Early life obesity and chronic kidney disease in later life

Hyung Eun Yim, Kee Hwan Yoo

Research output: Contribution to journalArticlepeer-review

20 Citations (Scopus)


The prevalence of chronic kidney disease (CKD) has increased considerably with a parallel rise in the prevalence of obesity. It is now recognized that early life nutrition has life-long effects on the susceptibility of an individual to develop obesity, diabetes, cardiovascular disease and CKD. The kidney can be programmed by a number of intrauterine and neonatal insults. Low birth weight (LBW) is one of the most identifiable markers of a suboptimal prenatal environment, and the important intrarenal factors sensitive to programming events include decreased nephron number and altered control of the renin–angiotensin system (RAS). LBW complicated by accelerated catch-up growth is associated with an increased risk of obesity, hypertension and CKD in later life. High birth weight and exposure to maternal diabetes or obesity can enhance the risk for developing CKD in later life. Rapid postnatal growth per se may also contribute to the subsequent development of obesity and CKD regardless of birth weight and prenatal nutrition. Although the mechanisms of renal risks due to early life nutritional programming remain largely unknown, experimental and clinical studies suggest the burdening role of early life obesity in longstanding cardiovascular and renal diseases.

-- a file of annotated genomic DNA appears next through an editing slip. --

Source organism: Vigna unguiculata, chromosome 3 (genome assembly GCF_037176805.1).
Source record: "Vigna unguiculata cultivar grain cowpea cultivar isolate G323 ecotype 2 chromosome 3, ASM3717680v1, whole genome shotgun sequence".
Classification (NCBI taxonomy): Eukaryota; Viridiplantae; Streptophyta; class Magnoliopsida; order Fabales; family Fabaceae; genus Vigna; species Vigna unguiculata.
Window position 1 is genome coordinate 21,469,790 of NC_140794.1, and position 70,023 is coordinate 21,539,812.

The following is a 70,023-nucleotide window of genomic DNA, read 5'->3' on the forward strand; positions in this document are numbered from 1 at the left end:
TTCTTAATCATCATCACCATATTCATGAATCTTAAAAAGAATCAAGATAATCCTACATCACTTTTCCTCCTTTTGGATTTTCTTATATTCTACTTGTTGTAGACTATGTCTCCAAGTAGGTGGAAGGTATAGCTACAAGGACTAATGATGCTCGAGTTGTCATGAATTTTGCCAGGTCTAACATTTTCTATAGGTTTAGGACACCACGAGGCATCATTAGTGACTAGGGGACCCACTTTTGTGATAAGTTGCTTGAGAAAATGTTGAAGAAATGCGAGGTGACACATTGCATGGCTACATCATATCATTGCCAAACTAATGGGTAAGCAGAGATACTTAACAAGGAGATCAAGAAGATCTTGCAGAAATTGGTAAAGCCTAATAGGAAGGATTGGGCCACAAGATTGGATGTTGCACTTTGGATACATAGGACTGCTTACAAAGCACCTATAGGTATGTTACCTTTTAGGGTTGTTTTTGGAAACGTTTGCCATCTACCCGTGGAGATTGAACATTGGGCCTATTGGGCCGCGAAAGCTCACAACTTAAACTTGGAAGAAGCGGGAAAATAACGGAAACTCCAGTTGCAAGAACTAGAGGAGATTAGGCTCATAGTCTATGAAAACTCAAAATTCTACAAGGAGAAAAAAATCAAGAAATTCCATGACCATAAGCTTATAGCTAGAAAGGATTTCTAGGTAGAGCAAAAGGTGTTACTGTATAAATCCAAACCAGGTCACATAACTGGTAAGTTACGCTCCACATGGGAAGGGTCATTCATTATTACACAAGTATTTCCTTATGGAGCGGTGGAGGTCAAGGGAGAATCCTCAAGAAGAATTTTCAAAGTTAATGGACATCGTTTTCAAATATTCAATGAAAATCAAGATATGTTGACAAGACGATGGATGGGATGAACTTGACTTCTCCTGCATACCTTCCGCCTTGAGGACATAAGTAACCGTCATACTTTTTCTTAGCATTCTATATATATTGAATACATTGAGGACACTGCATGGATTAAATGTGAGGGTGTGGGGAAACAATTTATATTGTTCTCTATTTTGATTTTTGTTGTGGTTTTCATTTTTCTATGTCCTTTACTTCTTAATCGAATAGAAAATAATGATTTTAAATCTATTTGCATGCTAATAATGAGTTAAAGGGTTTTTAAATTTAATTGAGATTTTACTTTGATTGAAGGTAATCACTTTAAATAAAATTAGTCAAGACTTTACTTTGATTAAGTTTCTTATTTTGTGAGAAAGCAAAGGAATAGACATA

Original languageEnglish
Pages (from-to)1255-1263
Number of pages9
JournalPediatric Nephrology
Issue number8
Publication statusPublished - 2015 Aug 29
Externally publishedYes

Bibliographical note

Funding Information:
This work was supported by the Korea Research Foundation Grant funded by the Korean Government (KRF-2008-313-E00308) and by the Basic Science Research Program through the National Research Foundation of Korea funded by the Ministry of Education, Science and Technology (20100007640).

Publisher Copyright:
© 2014, IPNA.


  • Childhood obesity
  • Chronic kidney failure
  • Growth and development
  • Hypertension
  • Overnutrition

ASJC Scopus subject areas

  • Pediatrics, Perinatology, and Child Health
  • Nephrology


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